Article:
|Double Chocolate Cake with Strawberries|
(gluten free of course)
I've been wanting to start a gluten free recipe/help blog for a long time now, but with three little kids it's hard to find the time. But I'm going to try to post one post a week. Forgive me if I fail.
Why the name "Glutard Girl"? One night my husband and I went on a date to this little french bistro place (which is sadly closed now) and I ordered a bunch of gluten free stuff from their awesome gluten free menu. The lady behind the counter said, "Ah, so you're a glutard huh?" It sort of took me off guard for a moment, then I smiled proudly and said, "Yes, yes I am." Ever since then we refer to myself and any other people (my parents, other friends and family) as glutards when talking about food allergies. It is also in the urban dictionary, so technically it's a real word now:)
I've been pretty much 100% gluten free for a little over 5 years now, but it took me 4 years before that of cheating and feeling sick before I got to that point. I want to help people who are trying to go totally gluten free and people who want to, but are struggling, and even help the cheaters, because I've totally been there. ;)
|Chicken mushroom pizza, and three meat|
and pepper pizza
Once you've mentally come to terms with going gluten free and what that entails, let me give you a few tips.
Tip 1- I would suggest going 100% gluten free, no cheating. I know everyone is different and if you decide to do the "cheating route" I fully understand because I did. But knowing what I know now, I wish I hadn't. When I finally went 100%, and once my body detoxed (which the detox process can be a whole other story. It can be pretty painful, and take some time. - see tip 2 ), I had never experienced so much energy, such a clear, happy mind, and I'd definitely NEVER had a full day without a stomach ache. I look back on those days of misery in awe with myself. I can't believe that A - I endured that much pain on a daily basis, and that B - I was dumb enough to want to continue feeling that way, verses just avoiding gluten. But on the up side, I now have a lot compassion for anyone else that is, or has gone through that, and I have a strong desire to help.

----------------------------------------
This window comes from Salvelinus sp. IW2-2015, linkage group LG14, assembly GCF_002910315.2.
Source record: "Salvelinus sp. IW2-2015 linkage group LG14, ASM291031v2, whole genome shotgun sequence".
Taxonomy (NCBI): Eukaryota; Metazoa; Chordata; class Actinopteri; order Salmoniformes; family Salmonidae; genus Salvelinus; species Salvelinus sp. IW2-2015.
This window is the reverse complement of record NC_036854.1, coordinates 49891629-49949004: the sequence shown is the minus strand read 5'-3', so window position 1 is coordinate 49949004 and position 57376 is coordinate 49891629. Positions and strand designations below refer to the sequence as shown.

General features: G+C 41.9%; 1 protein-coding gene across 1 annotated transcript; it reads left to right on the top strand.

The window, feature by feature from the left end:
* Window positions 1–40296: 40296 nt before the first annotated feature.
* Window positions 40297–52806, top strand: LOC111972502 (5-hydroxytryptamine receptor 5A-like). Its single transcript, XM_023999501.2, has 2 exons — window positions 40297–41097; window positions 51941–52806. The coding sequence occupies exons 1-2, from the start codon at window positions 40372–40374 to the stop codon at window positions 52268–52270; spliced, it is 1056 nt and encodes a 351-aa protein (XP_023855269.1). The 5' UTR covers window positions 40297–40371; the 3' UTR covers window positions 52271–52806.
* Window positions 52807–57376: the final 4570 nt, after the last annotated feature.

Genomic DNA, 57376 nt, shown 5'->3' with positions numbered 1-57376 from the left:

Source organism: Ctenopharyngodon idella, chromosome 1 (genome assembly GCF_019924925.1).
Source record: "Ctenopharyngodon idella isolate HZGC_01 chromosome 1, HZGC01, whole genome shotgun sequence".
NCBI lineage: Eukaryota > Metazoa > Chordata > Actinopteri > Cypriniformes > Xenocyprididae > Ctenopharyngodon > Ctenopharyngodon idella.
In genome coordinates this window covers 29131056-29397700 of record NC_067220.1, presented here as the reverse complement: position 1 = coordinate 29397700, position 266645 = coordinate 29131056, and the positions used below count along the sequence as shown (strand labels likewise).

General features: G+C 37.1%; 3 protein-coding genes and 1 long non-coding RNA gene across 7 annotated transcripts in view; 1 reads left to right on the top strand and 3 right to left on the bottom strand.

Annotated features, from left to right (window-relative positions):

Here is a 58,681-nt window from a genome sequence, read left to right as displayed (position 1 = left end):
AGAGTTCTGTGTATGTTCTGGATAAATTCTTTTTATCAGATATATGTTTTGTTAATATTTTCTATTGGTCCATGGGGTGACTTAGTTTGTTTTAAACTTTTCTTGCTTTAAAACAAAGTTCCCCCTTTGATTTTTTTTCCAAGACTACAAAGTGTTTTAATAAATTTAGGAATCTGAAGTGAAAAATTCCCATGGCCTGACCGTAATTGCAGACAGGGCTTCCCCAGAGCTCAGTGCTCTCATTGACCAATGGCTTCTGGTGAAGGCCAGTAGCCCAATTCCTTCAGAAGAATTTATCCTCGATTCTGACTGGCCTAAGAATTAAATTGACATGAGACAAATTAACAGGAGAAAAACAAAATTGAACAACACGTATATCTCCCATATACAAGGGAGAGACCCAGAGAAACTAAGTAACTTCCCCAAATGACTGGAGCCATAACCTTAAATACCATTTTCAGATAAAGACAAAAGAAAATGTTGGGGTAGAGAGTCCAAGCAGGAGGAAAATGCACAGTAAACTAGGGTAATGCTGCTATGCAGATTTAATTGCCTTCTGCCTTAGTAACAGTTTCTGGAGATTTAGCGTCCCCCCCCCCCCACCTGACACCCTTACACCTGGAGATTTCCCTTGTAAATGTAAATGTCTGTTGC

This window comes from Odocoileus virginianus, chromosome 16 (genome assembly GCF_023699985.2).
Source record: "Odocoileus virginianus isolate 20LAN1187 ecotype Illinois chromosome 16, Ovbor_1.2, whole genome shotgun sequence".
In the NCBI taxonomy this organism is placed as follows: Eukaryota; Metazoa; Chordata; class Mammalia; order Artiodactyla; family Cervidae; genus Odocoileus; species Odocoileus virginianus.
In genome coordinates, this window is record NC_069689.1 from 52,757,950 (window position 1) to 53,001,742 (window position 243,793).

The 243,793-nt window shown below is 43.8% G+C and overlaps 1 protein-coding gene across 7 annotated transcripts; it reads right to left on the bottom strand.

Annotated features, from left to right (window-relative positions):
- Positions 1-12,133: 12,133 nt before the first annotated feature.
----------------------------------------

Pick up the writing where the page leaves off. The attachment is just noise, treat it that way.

So my first bit of advice is go 100% off gluten. Check labels carefully - watch for barley, malt, rye, wheat, modified food starch (unless specified Gluten Free). Also if you want to be extra strict in the beginning, which isn't a bad thing, avoid the "artificial and natural flavorings" and caramel coloring. Sometimes those can have gluten in them. As well as foods processed on the same equipment as gluten. Also check your lotions, shampoo's, make up etc. I was getting gluten from a hand lotion I was using, and I've also gotten head aches from certain shampoos.
|Cake Balls - AMAZING!|
(Get excited for this christmas Recipe!)
Tip 3 - Cry as much as you want. I believe that there is a grieving process associated with going through this. Grieving for foods you miss out on, activities can be hard to go to, and just feeling sorry for yourself for having a "messed up body." (okay, maybe I needed more of a grieving process than some...)
Tip 4- Give your self a big budget to start out with. Replacing everything in your fridge and cupboards can be expensive and overwhelming. Also spend your money on more of the healing whole foods type things verses the processed gluten free foods. It's awesome that they are available, but they are a little over priced and don't holdmuch nutritional value. Stock your fridge with fruits, veggies, nuts, cook a huge thing of rice, or potatoes and...
Tip 5 - Focus on what you CAN eat. I'm going to do my best to put a variety of CAN eat foods on here, and try not to make them too complicated. I'll also do a post with a big list of CAN EATS!
|Pumpkin Oatmeal Chocolate Chip Cookies|
My favorite fall staple for the freezer